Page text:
Health & Safety - Holidays in Greece - Greek Destinations

Greece is a very safe holiday destination by world standards, with no major travel warnings at present.

The Greek National Health system holds a reciprocal agreement with the British NHS for basic medical care. Each member of the family should take with them a European Health Insurance Card, which replaced the old E111 forms in 2005. The card provides free reciprocal healthcare between citizens of all EU countries. But this does not include fees for private clinics or non-urgent treatment of a long standing medical problem. It's a good idea get take out travel insurance which encompasses medical care before you travel.

Doctors and medical facilities are plentiful and of good quality on the Greek mainland, but may be slightly more limited on the islands. The number of ambulances available on the islands is also significantly less. Virtually all doctors in Greece can speak English and other European languages.

It is a good idea to pack any prescription medicine you might need while abroad in its original packaging, but pharmacists can provide you with medication for run of the mill aches, pains, and allergies. Common over the counter preventatives and cures are available in Greek pharmacies for ailments like stomach upsets. Cola drinks can help those suffering tummy problems from an olive-oil heavy Mediterranean diet.

If you're prone to seasickness it pays to arm yourself with medication before you hop onboard the Greek ferries, not known as the smoothest rides around.

You can avoid most pain and discomfort on holiday by taking care of yourself. Greece's summer temperatures can soar between June and September so remember to cover up liberally with a high-SPF sunscreen, and drink plenty of fluids to fend off dehydration.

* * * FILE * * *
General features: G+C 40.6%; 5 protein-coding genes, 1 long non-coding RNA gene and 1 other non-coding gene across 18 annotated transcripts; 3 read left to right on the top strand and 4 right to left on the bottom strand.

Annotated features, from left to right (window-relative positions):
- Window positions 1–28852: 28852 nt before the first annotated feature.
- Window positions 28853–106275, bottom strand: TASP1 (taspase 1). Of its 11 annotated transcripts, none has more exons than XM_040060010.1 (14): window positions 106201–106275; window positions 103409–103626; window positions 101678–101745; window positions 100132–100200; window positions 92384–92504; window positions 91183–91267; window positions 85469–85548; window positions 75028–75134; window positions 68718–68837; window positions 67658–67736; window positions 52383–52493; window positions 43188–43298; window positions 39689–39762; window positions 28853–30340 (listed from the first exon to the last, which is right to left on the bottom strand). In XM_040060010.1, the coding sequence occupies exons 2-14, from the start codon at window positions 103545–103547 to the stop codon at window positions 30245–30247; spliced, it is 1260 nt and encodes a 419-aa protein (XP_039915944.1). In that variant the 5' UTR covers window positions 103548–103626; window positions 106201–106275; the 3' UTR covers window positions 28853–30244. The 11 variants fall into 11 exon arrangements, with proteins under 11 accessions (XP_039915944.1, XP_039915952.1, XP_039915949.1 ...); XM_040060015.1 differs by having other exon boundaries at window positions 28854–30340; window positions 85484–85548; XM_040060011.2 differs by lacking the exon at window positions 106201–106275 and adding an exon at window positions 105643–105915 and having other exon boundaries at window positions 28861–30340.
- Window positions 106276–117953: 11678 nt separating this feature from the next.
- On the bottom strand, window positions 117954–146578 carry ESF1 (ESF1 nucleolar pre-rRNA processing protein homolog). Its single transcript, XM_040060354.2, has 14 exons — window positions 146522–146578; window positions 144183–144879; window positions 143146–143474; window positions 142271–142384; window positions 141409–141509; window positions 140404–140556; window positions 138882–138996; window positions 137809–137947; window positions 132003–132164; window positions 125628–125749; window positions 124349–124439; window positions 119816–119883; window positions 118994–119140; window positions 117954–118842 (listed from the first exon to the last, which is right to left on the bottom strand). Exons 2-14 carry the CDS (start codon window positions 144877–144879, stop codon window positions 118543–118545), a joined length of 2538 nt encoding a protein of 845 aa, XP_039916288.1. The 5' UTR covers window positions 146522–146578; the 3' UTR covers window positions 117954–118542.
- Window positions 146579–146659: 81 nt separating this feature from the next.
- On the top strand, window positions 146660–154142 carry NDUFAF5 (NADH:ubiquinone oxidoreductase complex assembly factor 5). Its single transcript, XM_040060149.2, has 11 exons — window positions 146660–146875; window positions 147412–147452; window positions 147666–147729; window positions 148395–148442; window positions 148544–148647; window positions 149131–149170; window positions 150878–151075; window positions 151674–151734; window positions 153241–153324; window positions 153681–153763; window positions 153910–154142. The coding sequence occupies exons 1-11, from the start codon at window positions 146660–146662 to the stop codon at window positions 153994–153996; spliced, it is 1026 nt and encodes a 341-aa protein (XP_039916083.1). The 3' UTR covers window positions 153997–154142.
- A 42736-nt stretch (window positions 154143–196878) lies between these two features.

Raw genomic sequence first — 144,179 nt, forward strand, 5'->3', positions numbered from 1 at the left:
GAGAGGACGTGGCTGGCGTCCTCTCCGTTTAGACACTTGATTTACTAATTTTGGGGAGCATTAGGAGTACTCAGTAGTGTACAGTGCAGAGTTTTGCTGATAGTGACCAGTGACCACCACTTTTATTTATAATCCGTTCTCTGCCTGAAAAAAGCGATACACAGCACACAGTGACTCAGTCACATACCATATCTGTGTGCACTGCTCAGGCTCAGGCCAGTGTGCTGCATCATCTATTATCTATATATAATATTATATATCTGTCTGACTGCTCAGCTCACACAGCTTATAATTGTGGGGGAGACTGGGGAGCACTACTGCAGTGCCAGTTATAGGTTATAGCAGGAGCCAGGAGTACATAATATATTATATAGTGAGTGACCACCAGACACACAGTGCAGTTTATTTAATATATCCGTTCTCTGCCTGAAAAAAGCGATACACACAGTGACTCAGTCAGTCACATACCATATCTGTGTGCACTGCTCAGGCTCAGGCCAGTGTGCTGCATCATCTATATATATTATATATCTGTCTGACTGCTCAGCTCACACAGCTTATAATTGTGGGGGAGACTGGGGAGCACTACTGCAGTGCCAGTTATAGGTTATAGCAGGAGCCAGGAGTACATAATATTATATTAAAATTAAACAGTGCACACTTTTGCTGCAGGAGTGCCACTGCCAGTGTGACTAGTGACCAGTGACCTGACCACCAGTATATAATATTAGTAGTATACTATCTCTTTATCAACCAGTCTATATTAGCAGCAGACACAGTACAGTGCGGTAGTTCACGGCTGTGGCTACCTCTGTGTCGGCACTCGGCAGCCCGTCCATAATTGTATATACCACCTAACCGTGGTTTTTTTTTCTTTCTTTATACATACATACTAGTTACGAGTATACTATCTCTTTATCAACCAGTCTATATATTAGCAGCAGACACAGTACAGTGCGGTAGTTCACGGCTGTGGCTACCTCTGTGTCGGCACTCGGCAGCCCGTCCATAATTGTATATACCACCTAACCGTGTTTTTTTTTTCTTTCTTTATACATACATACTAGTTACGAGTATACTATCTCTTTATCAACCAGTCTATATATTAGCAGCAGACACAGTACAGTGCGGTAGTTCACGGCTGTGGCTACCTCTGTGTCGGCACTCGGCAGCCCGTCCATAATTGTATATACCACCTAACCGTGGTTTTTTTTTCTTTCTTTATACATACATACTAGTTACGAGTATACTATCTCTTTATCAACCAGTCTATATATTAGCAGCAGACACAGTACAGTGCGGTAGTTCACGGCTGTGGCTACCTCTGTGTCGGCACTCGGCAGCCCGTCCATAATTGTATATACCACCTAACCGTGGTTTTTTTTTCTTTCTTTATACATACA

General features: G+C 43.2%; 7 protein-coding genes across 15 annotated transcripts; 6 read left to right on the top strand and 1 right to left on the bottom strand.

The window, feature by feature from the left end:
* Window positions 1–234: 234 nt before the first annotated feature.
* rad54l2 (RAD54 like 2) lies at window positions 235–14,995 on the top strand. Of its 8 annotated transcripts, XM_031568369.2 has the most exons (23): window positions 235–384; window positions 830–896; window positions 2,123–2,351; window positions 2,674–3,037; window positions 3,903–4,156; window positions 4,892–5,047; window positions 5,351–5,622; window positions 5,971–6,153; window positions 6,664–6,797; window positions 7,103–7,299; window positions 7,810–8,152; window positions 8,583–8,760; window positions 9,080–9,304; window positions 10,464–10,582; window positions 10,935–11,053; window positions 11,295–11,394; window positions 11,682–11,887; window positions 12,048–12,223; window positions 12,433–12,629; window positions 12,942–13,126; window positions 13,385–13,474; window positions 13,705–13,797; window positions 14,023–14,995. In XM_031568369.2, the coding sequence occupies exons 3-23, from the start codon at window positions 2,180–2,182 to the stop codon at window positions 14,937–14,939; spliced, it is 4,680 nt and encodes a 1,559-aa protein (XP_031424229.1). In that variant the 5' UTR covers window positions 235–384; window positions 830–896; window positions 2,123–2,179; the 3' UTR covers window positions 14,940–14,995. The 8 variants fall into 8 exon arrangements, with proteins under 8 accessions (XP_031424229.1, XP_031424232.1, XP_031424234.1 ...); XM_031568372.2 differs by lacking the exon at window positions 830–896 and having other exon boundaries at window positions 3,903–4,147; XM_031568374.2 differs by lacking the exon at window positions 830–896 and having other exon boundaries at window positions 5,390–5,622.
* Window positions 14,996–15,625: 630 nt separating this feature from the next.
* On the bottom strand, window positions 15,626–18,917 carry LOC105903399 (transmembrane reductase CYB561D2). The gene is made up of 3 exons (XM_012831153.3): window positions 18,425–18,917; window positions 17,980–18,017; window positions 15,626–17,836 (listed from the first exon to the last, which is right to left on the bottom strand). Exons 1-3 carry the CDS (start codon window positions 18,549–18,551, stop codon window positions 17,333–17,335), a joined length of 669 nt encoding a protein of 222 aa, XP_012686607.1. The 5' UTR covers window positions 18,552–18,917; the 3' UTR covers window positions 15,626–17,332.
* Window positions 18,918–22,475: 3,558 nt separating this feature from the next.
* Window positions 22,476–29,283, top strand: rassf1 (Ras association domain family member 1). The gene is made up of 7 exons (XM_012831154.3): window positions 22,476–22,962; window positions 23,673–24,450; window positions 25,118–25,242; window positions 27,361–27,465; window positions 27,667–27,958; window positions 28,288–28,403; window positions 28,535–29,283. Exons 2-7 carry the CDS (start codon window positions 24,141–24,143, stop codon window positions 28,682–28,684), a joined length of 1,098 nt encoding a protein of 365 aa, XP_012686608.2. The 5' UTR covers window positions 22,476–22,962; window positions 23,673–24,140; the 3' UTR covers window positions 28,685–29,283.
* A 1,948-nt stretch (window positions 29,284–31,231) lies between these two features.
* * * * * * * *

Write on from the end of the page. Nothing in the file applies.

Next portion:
You don't need any particular form of vaccination to enter the country at all. Because of the unpredictability of illness and injury it does pay to take a few sensible precautions before you head abroad. Holiday insurance is quick and easy to purchase before you go on holiday and can save you a myriad of worries further down the line for the sake of a few pounds.

The most common cause of hospital admissions for travellers is not illness, but injury in road accidents. Greece is renowned for high rates of traffic accidents and unruly drivers, so British tourists visiting Greece and hiring motor vehicles should take extra care. Remember that if you don't wear a helmet on a hired motorbike or scooter this can invalidate your insurance.

There's also the chance that your luggage could get lost or stolen - but with a solid insurance policy you needn't worry about these things at all. The best travel insurance for you depends on what you need - would you rather pay up front and get your expenses reimbursed, or have the company pay your bills directly?

On a final, practical note - Greek plumbing systems are very old and cannot handle items being flushed down the loo. You are encouraged to put toilet paper and other waste in the bin provided by the toilet to prevent blockages and other unsavoury incidents. It can also pay to carry an emergency supply of tissues or toilet paper with you to prevent being caught short.

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